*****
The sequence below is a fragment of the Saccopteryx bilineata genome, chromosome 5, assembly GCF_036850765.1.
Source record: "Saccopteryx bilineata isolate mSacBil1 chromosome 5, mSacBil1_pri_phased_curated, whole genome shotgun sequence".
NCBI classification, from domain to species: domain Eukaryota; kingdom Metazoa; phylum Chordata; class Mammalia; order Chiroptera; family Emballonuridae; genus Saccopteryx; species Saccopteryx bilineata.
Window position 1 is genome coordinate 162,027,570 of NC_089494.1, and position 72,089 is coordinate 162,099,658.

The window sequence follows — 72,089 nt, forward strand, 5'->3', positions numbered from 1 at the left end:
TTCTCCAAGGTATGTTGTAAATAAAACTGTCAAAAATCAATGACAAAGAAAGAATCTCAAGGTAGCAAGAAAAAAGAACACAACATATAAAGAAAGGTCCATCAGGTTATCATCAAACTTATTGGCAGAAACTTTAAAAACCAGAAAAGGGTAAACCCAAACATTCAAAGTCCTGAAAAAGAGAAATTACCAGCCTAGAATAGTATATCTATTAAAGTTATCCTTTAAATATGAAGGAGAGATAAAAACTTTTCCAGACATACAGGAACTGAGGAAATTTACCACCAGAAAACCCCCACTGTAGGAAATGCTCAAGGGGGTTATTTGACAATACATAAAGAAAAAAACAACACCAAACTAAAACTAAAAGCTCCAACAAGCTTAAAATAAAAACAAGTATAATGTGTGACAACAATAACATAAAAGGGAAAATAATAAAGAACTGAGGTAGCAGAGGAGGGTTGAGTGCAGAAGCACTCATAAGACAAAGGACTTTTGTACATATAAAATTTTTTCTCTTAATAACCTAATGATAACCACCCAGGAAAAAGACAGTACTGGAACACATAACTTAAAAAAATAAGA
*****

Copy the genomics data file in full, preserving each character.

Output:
The sequence below is a fragment of the Saccopteryx bilineata genome, chromosome 5, assembly GCF_036850765.1.
Source record: "Saccopteryx bilineata isolate mSacBil1 chromosome 5, mSacBil1_pri_phased_curated, whole genome shotgun sequence".
NCBI classification, from domain to species: domain Eukaryota; kingdom Metazoa; phylum Chordata; class Mammalia; order Chiroptera; family Emballonuridae; genus Saccopteryx; species Saccopteryx bilineata.
Window position 1 is genome coordinate 162,027,570 of NC_089494.1, and position 72,089 is coordinate 162,099,658.

The window sequence follows — 72,089 nt, forward strand, 5'->3', positions numbered from 1 at the left end:
TTCTCCAAGGTATGTTGTAAATAAAACTGTCAAAAATCAATGACAAAGAAAGAATCTCAAGGTAGCAAGAAAAAAGAACACAACATATAAAGAAAGGTCCATCAGGTTATCATCAAACTTATTGGCAGAAACTTTAAAAACCAGAAAAGGGTAAACCCAAACATTCAAAGTCCTGAAAAAGAGAAATTACCAGCCTAGAATAGTATATCTATTAAAGTTATCCTTTAAATATGAAGGAGAGATAAAAACTTTTCCAGACATACAGGAACTGAGGAAATTTACCACCAGAAAACCCCCACTGTAGGAAATGCTCAAGGGGGTTATTTGACAATACATAAAGAAAAAAACAACACCAAACTAAAACTAAAAGCTCCAACAAGCTTAAAATAAAAACAAGTATAATGTGTGACAACAATAACATAAAAGGGAAAATAATAAAGAACTGAGGTAGCAGAGGAGGGTTGAGTGCAGAAGCACTCATAAGACAAAGGACTTTTGTACATATAAAATTTTTTCTCTTAATAACCTAATGATAACCACCCAGGAAAAAGACAGTACTGGAACACATAACTTAAAAAAATAAGA